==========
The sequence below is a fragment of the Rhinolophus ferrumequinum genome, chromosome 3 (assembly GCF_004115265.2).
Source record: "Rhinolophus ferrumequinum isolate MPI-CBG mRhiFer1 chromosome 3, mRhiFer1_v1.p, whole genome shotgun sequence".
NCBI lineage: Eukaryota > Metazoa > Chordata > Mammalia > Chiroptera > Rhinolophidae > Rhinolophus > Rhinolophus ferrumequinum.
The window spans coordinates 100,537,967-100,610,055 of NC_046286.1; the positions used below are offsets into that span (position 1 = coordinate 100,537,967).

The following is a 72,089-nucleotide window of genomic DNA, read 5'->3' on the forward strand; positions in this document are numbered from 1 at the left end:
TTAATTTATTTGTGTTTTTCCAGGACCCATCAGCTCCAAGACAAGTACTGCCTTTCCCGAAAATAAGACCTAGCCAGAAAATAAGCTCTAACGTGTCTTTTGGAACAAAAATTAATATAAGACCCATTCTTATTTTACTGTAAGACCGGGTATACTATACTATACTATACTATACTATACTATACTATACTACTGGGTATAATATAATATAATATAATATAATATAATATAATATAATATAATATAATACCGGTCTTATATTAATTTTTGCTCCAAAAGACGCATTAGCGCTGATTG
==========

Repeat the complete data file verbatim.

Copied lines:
The sequence below is a fragment of the Rhinolophus ferrumequinum genome, chromosome 3 (assembly GCF_004115265.2).
Source record: "Rhinolophus ferrumequinum isolate MPI-CBG mRhiFer1 chromosome 3, mRhiFer1_v1.p, whole genome shotgun sequence".
NCBI lineage: Eukaryota > Metazoa > Chordata > Mammalia > Chiroptera > Rhinolophidae > Rhinolophus > Rhinolophus ferrumequinum.
The window spans coordinates 100,537,967-100,610,055 of NC_046286.1; the positions used below are offsets into that span (position 1 = coordinate 100,537,967).

The following is a 72,089-nucleotide window of genomic DNA, read 5'->3' on the forward strand; positions in this document are numbered from 1 at the left end:
TTAATTTATTTGTGTTTTTCCAGGACCCATCAGCTCCAAGACAAGTACTGCCTTTCCCGAAAATAAGACCTAGCCAGAAAATAAGCTCTAACGTGTCTTTTGGAACAAAAATTAATATAAGACCCATTCTTATTTTACTGTAAGACCGGGTATACTATACTATACTATACTATACTATACTATACTATACTACTGGGTATAATATAATATAATATAATATAATATAATATAATATAATATAATATAATACCGGTCTTATATTAATTTTTGCTCCAAAAGACGCATTAGCGCTGATTG